• SMS
  • Outlining
  • PowerPoint
  • Slideshare
  • Praat
  • Audacity
  • Nero Express
  • Productivity software

Effective Web searches

Socialization

  • Social capital
  • Entering the field
  • Creating rapport
  • Event participation
  • Event hosting

Computer Use

  • Note-taking
  • Working with RSS feeds
  • Basic programing concepts
  • Data manipulations

Research Methods

  • Open-ended interviewing
  • Qualitative data analysis

Personal

  • Hedonism
  • Public speaking
  • GERD
  • Strabismus
  • Moving
  • Cultural awareness
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Only in Austin: P. Terry’s Burger Stand

“Only in America” has become something of an expression, in the United States, to talk about things which are possibly only found in this country. As a cultural anthropologist, I can’t help but question the validity of those claims of “American exceptionalism” when I hear them. As a non-citizen, I tend to perceive those claims as rather nationalistic in tone.

But it’s all good.

And it can be fun to apply the same concept to Austin, as it’s a rather unique city. Austinites have almost a patriotic attachment to their city. It might even come from the fact that most of them come from elsewhere… 😉

As the name implies, P. Terry’s Burger Stand is a small hamburger restaurant. Had seen it before (it’s in my neighborhood) but didn’t really know what it was. Noticed that the Austin Chronicle’s readers poll had the place listed as Best Fast Food for 2007. Became intrigued, browsed their site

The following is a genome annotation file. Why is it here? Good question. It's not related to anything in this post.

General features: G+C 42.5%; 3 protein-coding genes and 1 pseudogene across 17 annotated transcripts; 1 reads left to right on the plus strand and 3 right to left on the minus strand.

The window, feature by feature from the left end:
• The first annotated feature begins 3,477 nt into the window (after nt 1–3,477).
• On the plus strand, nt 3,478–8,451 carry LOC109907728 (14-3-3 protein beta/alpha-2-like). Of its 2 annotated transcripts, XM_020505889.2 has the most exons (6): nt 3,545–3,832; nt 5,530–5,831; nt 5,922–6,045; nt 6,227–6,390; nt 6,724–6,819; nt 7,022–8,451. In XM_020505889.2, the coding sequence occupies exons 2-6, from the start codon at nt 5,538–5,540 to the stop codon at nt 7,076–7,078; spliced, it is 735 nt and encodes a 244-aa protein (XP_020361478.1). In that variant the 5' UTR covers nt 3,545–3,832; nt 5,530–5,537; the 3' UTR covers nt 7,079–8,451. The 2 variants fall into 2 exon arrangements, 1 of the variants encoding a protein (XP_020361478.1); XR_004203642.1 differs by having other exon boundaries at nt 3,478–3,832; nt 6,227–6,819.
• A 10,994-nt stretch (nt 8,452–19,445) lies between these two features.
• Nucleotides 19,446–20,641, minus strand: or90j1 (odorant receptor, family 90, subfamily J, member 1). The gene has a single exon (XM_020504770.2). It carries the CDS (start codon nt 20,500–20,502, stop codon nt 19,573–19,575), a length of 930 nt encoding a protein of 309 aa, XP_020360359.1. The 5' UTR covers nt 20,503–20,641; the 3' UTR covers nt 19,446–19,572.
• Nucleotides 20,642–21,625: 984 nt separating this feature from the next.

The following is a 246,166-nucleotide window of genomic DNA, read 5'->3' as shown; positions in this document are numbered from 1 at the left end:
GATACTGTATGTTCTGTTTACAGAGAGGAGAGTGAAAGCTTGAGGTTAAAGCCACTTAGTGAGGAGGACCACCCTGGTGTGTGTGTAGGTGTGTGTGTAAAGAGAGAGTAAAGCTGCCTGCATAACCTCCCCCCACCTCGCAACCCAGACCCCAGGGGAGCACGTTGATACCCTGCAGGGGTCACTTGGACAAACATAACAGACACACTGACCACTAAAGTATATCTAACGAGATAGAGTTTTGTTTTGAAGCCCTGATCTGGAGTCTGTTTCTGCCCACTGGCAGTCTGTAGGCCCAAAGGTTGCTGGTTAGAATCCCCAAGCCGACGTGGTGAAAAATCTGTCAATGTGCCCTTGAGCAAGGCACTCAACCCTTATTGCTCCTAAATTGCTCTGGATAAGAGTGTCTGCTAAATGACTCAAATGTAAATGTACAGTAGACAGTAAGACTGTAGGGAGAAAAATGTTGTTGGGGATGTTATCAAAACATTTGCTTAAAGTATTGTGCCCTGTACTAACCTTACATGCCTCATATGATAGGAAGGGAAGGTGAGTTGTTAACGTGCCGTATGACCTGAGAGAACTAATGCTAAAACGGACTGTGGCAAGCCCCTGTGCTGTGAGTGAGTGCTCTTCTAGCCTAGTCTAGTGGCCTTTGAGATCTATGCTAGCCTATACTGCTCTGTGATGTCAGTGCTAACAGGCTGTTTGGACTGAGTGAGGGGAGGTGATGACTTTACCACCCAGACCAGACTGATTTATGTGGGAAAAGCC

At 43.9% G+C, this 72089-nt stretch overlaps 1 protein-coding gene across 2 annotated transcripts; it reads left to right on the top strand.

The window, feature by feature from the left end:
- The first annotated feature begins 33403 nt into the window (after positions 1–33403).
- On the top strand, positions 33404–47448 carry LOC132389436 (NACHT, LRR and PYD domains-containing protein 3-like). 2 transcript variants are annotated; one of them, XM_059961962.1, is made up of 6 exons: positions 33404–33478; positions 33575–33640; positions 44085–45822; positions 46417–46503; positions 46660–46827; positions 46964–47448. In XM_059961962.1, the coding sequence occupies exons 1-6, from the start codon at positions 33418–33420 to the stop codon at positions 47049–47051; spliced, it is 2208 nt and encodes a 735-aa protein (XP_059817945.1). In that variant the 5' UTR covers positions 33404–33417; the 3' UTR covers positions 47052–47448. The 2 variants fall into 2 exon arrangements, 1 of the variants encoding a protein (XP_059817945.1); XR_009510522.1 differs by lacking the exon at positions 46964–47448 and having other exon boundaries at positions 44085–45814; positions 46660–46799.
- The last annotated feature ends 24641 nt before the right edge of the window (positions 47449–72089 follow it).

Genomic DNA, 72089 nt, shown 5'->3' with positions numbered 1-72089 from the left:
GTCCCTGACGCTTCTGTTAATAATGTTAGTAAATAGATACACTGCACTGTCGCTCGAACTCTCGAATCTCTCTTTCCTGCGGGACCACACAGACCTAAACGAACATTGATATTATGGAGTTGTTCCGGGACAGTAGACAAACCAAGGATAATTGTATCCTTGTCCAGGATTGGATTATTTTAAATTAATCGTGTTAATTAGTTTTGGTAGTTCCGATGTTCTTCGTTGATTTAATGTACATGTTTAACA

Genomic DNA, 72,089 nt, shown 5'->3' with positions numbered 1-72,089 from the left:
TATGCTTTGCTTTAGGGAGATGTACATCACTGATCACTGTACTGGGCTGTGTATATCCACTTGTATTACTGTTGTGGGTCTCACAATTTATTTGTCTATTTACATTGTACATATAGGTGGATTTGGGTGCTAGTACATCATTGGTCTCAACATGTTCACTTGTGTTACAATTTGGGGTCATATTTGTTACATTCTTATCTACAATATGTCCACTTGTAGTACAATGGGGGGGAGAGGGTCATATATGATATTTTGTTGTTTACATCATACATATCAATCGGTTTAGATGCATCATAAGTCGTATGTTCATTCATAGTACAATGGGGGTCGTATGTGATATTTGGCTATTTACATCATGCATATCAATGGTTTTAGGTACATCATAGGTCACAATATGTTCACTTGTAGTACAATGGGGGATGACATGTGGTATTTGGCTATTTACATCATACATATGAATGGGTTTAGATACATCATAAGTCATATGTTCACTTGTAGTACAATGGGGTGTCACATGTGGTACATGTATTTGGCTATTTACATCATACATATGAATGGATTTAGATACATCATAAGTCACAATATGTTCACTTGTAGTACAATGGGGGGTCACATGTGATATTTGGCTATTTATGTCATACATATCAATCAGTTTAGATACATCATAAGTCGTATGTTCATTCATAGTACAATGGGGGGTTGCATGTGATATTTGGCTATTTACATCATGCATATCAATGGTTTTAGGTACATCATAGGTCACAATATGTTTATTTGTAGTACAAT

As it turns out, they’re “Anti-Fast Food” and the owner opened the place after reading Schlosser’s Fast Food Nation. They use “ethical” meat, get fresh produce every day, pay their employees decent wages, and seem to genuinely care about things besides profit. They play a bit of “Austin humor” in the fact that their vegetarian burgers are on the “South Austin Addition” part of their menu.

Had “The Double” as a combo, with iced tea as the drink. It didn’t really take longer than at a fast food to get the food ready. The tea was rather good (and unsweetened iced tea is one of the things I like about living in the South). The fries were nice, somewhere between typical fast food fries and genuine Belgian fries. Hadn’t noticed that the double was a cheeseburger (I don’t like processed cheese) but it was rather good as burgers come.

Things which surprise me for such a “high-minded” place:

  • The burger tastes almost exactly like a generic burger from a mainstream chain. Same type of sauce, iceberg lettuce, bun… Not that it’s a bad thing as it probably makes it easier to reach the “mainstream consumers.” But I somehow expected something which would be very unique in taste. Maybe not like La Paryse or even like Frite Alors. But at least like BellePro.
  • It’s mostly a drive-thru. As a compulsive pedestrian, I can’t help but associate drive-thrus with consumer culture, conspicuous consumption, etc. Not as “Anti-Fast Food” as a sit-in burger joint.
  • They use as much wrapping material as any fast food chain location would. It does make sense for a drive-thru to wrap the food but, since I ate on premises, I thought they might have used a reusable tray or something vaguely “ecological” like that.
  • In the “pleasant surprise” category: their food is very decently priced. Especially when compared to the average meal in this city. I also mean to imply that the portions are rather big, which does make their pricing even more impressive but also goes with the whole “American fast food” model.

Overall, a nice experience. And I do perceive something “typically Austin” about the place. It’s both very clearly connected with mainstream U.S. culture and just a bit on the quirky side of things. Noticed the same balance at the Book People bookstore and at the Magnolia Café diner (“Sorry, we’re open”). Not to mention all the coffeeshops like the Flipnotics Coffeespace from where I’m sending this blog entry.